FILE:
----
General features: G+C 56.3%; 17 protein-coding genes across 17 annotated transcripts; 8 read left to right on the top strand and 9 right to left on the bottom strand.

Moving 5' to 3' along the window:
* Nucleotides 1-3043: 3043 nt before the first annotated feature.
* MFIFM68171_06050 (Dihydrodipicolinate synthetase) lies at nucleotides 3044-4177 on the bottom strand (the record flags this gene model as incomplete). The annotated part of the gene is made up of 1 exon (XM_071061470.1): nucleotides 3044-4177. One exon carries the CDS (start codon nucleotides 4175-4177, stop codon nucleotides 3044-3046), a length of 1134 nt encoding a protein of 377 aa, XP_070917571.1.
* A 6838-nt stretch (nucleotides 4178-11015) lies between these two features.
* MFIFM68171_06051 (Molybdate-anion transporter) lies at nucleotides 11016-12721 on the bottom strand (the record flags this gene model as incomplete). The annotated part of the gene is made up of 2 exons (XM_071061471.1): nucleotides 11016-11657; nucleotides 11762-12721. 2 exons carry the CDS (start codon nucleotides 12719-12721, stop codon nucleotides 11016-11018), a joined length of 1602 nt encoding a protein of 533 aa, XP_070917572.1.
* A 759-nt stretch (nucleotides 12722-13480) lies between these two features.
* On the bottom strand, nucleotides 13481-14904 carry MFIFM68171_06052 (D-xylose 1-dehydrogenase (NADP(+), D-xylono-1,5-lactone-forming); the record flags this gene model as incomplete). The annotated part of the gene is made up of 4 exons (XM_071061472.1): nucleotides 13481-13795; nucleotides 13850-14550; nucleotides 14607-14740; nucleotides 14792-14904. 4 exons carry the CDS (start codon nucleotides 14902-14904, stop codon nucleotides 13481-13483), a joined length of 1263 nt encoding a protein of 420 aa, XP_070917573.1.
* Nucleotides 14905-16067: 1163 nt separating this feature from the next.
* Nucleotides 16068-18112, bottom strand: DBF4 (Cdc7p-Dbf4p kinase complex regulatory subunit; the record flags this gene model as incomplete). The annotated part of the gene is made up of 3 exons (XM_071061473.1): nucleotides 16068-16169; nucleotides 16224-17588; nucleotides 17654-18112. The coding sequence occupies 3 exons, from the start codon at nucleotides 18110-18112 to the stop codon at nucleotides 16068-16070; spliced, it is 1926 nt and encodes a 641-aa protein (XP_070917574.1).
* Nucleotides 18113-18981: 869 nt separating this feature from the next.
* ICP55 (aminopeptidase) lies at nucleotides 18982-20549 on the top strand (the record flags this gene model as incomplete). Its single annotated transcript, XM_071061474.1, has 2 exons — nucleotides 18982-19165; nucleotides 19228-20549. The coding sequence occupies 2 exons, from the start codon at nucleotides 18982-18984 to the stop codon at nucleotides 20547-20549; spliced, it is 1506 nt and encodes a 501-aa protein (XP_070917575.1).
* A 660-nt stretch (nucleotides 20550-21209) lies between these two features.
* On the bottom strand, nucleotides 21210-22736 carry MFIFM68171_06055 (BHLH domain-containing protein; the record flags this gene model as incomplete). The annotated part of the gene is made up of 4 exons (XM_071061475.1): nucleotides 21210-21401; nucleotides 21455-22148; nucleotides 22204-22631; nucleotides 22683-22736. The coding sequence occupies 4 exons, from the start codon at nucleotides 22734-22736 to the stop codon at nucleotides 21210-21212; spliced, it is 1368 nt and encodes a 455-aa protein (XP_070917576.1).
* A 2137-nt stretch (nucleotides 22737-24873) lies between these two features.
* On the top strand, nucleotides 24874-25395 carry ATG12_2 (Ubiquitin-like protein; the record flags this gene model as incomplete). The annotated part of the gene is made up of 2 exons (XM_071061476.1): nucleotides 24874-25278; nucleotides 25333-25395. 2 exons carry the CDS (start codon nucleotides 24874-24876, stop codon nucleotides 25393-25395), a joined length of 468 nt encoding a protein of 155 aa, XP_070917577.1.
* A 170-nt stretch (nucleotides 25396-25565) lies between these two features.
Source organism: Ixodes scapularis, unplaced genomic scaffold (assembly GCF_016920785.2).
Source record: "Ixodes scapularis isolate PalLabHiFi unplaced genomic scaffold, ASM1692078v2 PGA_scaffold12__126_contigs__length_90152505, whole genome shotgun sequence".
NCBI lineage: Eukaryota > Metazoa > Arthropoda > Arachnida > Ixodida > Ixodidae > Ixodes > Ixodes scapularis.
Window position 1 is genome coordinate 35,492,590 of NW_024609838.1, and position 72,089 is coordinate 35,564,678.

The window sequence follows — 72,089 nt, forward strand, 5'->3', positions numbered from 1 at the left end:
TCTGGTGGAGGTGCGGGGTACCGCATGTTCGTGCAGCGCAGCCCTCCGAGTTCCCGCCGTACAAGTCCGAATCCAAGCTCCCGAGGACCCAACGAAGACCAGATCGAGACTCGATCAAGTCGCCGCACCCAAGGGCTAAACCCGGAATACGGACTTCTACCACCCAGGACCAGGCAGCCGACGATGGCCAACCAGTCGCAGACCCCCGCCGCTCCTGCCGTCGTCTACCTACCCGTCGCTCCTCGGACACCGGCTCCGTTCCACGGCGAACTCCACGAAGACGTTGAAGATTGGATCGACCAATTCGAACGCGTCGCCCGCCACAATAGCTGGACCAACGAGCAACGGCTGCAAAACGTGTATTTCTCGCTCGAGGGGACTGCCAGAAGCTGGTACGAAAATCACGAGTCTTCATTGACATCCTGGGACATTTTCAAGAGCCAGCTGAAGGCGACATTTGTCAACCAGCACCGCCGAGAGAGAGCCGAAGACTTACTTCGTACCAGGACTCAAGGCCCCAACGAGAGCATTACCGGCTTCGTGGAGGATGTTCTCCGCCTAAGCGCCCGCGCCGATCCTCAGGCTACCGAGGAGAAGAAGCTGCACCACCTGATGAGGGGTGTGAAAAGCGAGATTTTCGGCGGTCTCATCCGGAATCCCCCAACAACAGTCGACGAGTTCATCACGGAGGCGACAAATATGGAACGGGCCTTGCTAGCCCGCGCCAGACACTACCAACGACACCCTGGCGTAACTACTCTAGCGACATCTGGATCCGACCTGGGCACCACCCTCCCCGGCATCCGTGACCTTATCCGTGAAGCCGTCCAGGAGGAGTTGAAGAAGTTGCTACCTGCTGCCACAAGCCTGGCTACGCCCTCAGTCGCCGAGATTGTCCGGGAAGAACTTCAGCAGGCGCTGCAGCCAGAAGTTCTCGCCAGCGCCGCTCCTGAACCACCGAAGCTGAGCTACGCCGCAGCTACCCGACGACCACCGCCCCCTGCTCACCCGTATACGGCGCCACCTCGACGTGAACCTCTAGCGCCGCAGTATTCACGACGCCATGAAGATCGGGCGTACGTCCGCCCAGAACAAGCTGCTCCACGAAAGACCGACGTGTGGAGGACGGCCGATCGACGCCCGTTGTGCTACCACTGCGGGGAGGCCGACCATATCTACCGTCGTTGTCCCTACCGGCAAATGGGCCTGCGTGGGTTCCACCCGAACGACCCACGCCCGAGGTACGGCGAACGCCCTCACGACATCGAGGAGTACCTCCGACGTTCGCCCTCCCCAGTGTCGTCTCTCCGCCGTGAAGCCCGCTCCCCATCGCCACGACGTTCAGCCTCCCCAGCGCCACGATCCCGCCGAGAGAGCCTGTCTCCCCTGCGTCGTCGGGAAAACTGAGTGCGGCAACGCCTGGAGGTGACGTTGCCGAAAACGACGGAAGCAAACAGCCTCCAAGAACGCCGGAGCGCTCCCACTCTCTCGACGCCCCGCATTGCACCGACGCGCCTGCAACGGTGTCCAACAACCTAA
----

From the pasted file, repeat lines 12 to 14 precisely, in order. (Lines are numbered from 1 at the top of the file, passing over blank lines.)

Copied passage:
* ICP55 (aminopeptidase) lies at nucleotides 18982-20549 on the top strand (the record flags this gene model as incomplete). Its single annotated transcript, XM_071061474.1, has 2 exons — nucleotides 18982-19165; nucleotides 19228-20549. The coding sequence occupies 2 exons, from the start codon at nucleotides 18982-18984 to the stop codon at nucleotides 20547-20549; spliced, it is 1506 nt and encodes a 501-aa protein (XP_070917575.1).
* A 660-nt stretch (nucleotides 20550-21209) lies between these two features.
* On the bottom strand, nucleotides 21210-22736 carry MFIFM68171_06055 (BHLH domain-containing protein; the record flags this gene model as incomplete). The annotated part of the gene is made up of 4 exons (XM_071061475.1): nucleotides 21210-21401; nucleotides 21455-22148; nucleotides 22204-22631; nucleotides 22683-22736. The coding sequence occupies 4 exons, from the start codon at nucleotides 22734-22736 to the stop codon at nucleotides 21210-21212; spliced, it is 1368 nt and encodes a 455-aa protein (XP_070917576.1).